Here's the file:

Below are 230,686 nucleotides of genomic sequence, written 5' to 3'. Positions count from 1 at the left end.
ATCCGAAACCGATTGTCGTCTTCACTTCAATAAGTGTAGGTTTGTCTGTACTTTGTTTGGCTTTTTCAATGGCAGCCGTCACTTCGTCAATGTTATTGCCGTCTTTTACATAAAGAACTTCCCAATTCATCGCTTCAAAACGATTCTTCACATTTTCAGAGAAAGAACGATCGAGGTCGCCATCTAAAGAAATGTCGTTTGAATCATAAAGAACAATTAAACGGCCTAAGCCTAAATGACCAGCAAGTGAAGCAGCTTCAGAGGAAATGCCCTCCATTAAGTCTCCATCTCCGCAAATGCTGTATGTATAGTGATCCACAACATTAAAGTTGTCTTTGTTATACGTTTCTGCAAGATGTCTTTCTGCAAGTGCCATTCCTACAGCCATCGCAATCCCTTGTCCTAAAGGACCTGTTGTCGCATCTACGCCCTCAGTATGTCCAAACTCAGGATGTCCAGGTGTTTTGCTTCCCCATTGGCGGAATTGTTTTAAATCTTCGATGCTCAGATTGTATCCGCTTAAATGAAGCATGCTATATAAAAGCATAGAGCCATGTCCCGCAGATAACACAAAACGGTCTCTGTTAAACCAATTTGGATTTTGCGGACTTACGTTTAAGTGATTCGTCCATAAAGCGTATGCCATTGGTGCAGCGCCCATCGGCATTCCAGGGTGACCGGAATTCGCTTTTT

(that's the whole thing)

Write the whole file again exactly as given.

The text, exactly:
Below are 230,686 nucleotides of genomic sequence, written 5' to 3'. Positions count from 1 at the left end.
ATCCGAAACCGATTGTCGTCTTCACTTCAATAAGTGTAGGTTTGTCTGTACTTTGTTTGGCTTTTTCAATGGCAGCCGTCACTTCGTCAATGTTATTGCCGTCTTTTACATAAAGAACTTCCCAATTCATCGCTTCAAAACGATTCTTCACATTTTCAGAGAAAGAACGATCGAGGTCGCCATCTAAAGAAATGTCGTTTGAATCATAAAGAACAATTAAACGGCCTAAGCCTAAATGACCAGCAAGTGAAGCAGCTTCAGAGGAAATGCCCTCCATTAAGTCTCCATCTCCGCAAATGCTGTATGTATAGTGATCCACAACATTAAAGTTGTCTTTGTTATACGTTTCTGCAAGATGTCTTTCTGCAAGTGCCATTCCTACAGCCATCGCAATCCCTTGTCCTAAAGGACCTGTTGTCGCATCTACGCCCTCAGTATGTCCAAACTCAGGATGTCCAGGTGTTTTGCTTCCCCATTGGCGGAATTGTTTTAAATCTTCGATGCTCAGATTGTATCCGCTTAAATGAAGCATGCTATATAAAAGCATAGAGCCATGTCCCGCAGATAACACAAAACGGTCTCTGTTAAACCAATTTGGATTTTGCGGACTTACGTTTAAGTGATTCGTCCATAAAGCGTATGCCATTGGTGCAGCGCCCATCGGCATTCCAGGGTGACCGGAATTCGCTTTTT